They vacuum and dust every day.

Even when visitors are not present?

Even when visitors are not present.

The downstairs walls (we were not invited upstairs where I was hoping to glimpse a shirtless Vladimir Putin ) are painted Williamsburg light yellow and peach. Centuries old wallpaper from China stretches from floor to ceiling in one of many parlours.

In another room General Robert E. Lee faces a portrait of President Abraham Lincoln.

Blair House is much more than just this (photo) with the flag.

Paintings of George Washington hang on several walls. In one of four (!) dining rooms (the Lee House dining room was off-limits due to water damage; now under repair) is a memorials mural which covers all the walls from the chair rail up and includes, but is not limited to, depictions of Mount Vernon, the U.S. Supreme Court building, the Jefferson Memorial, the Lincoln Memorial, the White House, the Washington Monument, and there in a corner, St. John's Episcopal Church, the president's church, on Lafayette Square. (Painted by Robert Jackson in 1988.)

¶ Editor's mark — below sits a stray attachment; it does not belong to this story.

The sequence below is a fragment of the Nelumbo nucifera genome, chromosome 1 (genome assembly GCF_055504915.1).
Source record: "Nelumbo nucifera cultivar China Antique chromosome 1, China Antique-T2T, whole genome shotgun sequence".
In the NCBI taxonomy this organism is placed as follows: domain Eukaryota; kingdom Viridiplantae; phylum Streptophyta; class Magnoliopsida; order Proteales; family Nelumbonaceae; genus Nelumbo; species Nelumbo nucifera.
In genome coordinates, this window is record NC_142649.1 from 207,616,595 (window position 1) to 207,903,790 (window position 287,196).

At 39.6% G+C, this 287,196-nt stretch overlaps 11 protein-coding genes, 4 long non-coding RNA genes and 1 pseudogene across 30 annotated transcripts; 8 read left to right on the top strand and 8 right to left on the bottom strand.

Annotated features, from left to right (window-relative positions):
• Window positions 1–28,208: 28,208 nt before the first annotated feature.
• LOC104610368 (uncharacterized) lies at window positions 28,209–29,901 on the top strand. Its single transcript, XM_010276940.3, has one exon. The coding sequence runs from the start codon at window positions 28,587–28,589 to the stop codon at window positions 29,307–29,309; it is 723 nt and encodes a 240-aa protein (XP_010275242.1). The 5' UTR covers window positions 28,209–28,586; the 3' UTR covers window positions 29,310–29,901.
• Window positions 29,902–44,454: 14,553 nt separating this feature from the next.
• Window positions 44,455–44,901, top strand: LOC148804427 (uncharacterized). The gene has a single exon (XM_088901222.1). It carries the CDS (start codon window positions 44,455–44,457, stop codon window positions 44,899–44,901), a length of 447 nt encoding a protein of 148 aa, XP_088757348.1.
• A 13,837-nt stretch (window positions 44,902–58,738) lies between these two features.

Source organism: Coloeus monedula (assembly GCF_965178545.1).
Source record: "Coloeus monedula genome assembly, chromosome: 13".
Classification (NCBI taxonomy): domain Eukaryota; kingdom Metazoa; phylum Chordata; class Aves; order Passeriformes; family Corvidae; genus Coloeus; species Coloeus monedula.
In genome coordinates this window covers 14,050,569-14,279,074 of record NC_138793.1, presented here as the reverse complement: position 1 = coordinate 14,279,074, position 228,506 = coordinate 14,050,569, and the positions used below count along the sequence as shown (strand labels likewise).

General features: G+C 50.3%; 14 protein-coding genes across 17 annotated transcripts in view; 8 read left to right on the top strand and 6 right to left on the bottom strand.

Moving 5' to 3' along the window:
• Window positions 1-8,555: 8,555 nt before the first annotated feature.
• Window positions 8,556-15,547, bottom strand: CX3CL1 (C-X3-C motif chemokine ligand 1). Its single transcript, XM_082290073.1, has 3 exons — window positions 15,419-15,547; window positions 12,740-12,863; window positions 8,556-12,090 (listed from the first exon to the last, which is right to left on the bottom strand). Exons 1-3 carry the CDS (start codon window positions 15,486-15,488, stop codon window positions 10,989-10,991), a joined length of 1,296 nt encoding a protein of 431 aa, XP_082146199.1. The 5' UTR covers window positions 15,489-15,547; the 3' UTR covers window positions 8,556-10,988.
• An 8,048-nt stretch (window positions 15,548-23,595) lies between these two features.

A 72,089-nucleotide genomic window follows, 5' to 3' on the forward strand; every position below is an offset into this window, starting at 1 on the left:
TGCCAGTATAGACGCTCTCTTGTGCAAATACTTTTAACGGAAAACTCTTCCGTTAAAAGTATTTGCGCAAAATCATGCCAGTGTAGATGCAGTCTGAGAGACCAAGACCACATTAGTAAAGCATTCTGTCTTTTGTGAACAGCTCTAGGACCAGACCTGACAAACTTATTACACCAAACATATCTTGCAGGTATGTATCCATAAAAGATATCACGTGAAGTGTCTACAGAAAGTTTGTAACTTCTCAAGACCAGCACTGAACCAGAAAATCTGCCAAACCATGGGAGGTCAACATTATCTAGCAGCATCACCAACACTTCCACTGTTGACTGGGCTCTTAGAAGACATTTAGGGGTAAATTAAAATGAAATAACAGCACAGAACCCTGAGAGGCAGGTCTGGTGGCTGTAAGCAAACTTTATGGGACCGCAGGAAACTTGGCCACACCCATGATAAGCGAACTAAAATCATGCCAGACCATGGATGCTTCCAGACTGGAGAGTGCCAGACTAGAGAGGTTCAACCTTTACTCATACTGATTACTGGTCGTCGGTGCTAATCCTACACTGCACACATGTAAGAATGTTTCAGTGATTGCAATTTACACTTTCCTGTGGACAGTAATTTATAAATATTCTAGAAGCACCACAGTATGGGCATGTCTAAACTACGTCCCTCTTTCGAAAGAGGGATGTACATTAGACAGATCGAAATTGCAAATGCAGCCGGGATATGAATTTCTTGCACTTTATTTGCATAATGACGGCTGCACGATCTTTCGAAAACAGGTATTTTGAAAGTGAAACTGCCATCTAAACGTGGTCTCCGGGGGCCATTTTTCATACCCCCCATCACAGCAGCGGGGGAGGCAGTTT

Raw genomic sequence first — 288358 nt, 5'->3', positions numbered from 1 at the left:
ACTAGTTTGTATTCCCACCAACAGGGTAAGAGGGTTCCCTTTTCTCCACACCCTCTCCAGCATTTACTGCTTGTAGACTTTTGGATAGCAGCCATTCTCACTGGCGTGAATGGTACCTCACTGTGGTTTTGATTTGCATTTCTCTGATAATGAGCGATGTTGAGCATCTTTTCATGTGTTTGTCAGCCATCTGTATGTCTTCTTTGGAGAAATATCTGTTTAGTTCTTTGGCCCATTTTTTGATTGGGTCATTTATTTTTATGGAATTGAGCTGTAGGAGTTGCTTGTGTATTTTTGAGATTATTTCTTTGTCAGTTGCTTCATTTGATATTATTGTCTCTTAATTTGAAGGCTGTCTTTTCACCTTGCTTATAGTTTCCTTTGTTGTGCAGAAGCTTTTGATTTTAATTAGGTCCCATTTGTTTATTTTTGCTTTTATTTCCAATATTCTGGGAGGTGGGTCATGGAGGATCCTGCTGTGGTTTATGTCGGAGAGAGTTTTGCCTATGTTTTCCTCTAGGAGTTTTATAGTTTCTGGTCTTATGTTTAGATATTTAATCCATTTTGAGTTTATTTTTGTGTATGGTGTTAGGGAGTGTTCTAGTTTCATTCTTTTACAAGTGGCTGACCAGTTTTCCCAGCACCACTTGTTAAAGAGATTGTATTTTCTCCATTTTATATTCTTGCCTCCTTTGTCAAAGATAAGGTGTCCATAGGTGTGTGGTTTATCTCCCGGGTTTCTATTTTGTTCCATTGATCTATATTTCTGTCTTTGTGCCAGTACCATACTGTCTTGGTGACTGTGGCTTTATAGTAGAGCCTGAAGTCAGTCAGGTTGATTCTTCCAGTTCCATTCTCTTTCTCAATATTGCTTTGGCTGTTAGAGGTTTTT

The resplendent and abundant chandeliers!

Andrew Jackson here; Andrew Jackson there, Andrew Jackson was everywhere...on the wall in several places. In a dining room, sculpted in miniature on a bronze horse (a la the Lafayette Square statue). A visitor from the National Portrait Gallery explained that President Jackson had many connections to the Blairs and thus is omnipresent in the house. (She also highly recommended the CSPAN story of Blair House.)

Yes! (Photo) Blair House(s) is all this, down to Renwick Gallery at the far left.

But, alas, ...fake trees! They are in a large, expanded reception area at the back of Blair House which was originally part of the garden. Real trunks, and that is all, the butler told me. Their small pots gave them away. (Size matters.)